Such institutional splintering only reflects broader trends in the American Jewish community. Waxman argues that the Jewish establishment organizations that have long-dominated American Jewish communal life, for example, the American Jewish Committee or Jewish Federations, are increasingly unable to speak for America’s Jews on Israel’s behalf. The establishment cannot claim to represent a consensus view on Israel, since no such consensus exists, and it cannot claim to speak for American Jewry, since fewer American Jews are involving themselves in establishment organizations.

Underlying all of these changes, Waxman argues, is a widening divide in the American Jewish community between Orthodox and non-Orthodox Jews. While Orthodox Jews make up a relatively small percentage of the American Jewish population, they are growing and active where it counts—they are invested in Jewish communal identity and deeply attached to Israel. They also tend to be politically conservative. The non-Orthodox majority, on the other hand, tend to be more politically liberal and more openly critical of Israel. Perhaps most consequentially, non-Orthodox Jews are increasingly embracing an individualistic approach to Judaism and Jewish identity that can mitigate against communal involvement and attachment. As Waxman notes, “American Jewry is simultaneously becoming more secular and more religious,” portending a growing polarization in American Jewish identity, communality, and politics—especially with regard to support for Israel (206).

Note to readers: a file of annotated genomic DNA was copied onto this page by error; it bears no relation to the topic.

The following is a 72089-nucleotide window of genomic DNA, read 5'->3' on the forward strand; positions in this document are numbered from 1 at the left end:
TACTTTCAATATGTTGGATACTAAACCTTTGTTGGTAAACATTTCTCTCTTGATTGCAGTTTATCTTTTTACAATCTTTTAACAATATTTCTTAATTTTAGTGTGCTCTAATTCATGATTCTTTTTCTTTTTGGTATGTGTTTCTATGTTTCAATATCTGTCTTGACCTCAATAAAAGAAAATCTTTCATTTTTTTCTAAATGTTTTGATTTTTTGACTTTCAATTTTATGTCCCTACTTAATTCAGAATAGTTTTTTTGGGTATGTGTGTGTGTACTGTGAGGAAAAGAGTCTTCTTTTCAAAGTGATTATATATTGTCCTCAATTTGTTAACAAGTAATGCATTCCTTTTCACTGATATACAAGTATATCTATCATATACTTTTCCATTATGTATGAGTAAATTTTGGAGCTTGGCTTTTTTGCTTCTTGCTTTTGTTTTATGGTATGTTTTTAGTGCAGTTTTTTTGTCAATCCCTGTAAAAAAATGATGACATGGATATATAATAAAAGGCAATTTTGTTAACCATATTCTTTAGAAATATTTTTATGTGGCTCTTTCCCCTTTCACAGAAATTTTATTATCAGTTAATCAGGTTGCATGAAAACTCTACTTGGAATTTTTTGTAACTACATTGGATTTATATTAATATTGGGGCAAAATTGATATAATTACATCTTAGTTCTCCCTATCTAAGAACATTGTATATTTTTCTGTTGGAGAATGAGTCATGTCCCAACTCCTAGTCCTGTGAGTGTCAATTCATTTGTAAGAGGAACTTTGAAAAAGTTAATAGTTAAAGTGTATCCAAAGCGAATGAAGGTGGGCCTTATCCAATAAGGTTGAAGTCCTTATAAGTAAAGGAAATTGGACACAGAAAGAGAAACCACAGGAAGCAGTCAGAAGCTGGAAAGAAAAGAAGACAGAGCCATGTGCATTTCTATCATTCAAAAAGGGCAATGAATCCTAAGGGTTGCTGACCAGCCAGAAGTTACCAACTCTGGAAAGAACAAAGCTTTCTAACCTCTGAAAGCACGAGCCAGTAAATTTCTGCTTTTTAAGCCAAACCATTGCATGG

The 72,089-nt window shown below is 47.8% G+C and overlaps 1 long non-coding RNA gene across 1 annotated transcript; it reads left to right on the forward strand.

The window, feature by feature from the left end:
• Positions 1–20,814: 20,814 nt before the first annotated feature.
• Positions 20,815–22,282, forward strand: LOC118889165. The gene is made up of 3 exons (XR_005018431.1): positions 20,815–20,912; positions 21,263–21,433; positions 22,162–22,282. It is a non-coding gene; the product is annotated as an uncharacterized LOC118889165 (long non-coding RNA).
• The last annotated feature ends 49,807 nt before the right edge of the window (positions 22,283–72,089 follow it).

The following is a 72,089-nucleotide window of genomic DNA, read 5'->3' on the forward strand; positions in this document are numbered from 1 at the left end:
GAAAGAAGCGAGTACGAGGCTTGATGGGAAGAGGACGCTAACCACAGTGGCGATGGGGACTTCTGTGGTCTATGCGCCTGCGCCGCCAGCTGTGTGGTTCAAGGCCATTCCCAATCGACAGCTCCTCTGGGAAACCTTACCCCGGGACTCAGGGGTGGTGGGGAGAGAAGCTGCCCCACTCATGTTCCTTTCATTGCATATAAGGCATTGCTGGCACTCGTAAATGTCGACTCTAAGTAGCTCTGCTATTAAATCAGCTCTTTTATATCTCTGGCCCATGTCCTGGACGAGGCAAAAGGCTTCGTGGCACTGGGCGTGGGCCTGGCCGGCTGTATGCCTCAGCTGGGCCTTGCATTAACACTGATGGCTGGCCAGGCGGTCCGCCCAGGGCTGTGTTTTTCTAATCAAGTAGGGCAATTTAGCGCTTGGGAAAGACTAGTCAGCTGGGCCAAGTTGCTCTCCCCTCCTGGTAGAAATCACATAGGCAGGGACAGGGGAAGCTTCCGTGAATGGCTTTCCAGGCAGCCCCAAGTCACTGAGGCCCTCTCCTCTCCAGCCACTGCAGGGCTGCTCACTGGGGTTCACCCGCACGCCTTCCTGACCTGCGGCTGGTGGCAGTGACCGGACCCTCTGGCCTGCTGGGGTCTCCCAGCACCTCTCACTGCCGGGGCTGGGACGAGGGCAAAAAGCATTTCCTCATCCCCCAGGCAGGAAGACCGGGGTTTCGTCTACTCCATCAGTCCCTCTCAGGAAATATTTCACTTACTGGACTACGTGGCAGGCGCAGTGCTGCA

Trouble in the Tribe offers an efficient, clear exploration of these developments. Its strength lies less in penetrating analysis than in Waxman’s ability to untangle and categorize changing patterns of communal politics in a way that should be accessible to readers within or without “the tribe.” It should also be informative whatever the reader’s feelings towards the communal divisions Waxman seeks to explain—the majority of the book is diagnostic, rather than prescriptive.

Still, Waxman does offer in the conclusion his own opinions on the implications of his study that will likely raise some controversy—indeed, early reviews of the book suggest they already have. Though much of the work pushes back against the notion that today’s communal rancor is primarily the result of Israeli policy, Waxman nonetheless argues that the Israeli government can help prevent both the alienation of non-Orthodox Jews and the partisanization of political support for Israel by taking earnest steps towards peace with the Palestinians. Waxman also argues that American Jewish communal leaders and organizations should embrace the diversity of Jewish attitudes towards Israel since that diversity already exists. To do otherwise, Waxman warns, is to risk alienating a large segment of the community at a time when it is increasingly unclear whether there is anything on which American Jews can speak with one voice.

About the Reviewer(s): 

Walker Robins is the 2017-2018 Israel Institute post-doctoral fellow in Israel Studies at the Schusterman Center for Israel Studies at Brandeis University.

Date of Review: 
July 13, 2017
About the Author(s)/Editor(s)/Translator(s): 

Dov Waxman is professor of political science, international affairs, and Israel studies at Northeastern University. He is the author of The Pursuit of Peace and the Crisis of Israeli Identity and the coauthor of Israel's Palestinians: The Conflict Within. He lives in Boston.